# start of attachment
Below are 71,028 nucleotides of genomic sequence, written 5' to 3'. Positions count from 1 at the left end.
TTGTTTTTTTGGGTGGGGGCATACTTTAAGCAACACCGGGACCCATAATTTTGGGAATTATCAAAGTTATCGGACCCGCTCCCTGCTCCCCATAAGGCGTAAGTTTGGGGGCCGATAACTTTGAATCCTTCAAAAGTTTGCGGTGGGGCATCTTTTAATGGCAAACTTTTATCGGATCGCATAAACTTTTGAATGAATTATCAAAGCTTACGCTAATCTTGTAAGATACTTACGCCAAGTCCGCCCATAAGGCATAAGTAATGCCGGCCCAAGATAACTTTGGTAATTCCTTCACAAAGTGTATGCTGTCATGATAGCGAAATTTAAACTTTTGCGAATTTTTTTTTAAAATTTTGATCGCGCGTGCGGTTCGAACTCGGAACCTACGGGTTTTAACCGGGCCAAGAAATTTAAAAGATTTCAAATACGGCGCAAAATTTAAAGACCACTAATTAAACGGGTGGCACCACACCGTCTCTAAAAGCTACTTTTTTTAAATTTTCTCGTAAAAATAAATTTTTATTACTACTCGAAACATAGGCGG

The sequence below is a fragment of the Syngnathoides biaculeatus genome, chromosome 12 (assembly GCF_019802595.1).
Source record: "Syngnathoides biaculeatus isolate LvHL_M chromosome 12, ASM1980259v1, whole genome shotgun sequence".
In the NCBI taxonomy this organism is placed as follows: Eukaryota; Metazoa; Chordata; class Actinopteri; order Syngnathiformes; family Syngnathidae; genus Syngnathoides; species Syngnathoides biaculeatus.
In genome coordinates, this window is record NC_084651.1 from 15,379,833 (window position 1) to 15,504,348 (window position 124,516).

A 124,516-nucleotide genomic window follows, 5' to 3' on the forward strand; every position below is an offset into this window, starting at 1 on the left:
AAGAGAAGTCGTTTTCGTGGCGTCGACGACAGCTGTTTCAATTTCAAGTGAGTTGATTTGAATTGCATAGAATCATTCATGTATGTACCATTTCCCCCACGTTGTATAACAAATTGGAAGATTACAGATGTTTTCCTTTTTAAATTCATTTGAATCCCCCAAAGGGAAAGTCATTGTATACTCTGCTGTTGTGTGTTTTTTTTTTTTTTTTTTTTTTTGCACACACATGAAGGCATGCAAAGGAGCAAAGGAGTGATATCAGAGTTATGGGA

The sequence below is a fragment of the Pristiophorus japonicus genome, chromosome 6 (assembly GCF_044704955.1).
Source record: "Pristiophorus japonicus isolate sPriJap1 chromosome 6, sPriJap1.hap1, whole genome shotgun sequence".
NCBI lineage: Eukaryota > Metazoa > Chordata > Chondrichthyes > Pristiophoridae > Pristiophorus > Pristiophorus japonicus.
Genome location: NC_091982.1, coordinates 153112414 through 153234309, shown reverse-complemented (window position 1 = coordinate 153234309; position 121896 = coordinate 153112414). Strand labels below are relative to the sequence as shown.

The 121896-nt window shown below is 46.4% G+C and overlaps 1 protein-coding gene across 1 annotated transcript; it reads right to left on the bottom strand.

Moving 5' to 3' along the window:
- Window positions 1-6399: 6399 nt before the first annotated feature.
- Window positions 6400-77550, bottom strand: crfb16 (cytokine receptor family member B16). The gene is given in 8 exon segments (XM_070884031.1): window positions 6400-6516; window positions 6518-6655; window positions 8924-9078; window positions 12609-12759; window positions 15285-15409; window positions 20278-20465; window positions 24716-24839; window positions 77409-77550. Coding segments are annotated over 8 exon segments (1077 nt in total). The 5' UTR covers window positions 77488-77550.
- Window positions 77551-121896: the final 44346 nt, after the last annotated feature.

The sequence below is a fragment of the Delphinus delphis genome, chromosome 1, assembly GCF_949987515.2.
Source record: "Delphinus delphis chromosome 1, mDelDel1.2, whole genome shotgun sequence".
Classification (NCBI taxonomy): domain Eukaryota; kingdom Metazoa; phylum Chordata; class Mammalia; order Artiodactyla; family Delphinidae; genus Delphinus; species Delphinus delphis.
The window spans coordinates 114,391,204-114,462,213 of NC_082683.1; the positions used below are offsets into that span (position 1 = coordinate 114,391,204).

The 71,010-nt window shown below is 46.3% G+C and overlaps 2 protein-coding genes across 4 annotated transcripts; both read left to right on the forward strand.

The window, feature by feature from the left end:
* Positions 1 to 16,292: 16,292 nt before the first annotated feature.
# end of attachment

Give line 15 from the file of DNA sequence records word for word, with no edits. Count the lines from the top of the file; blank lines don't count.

- Window positions 1-6399: 6399 nt before the first annotated feature.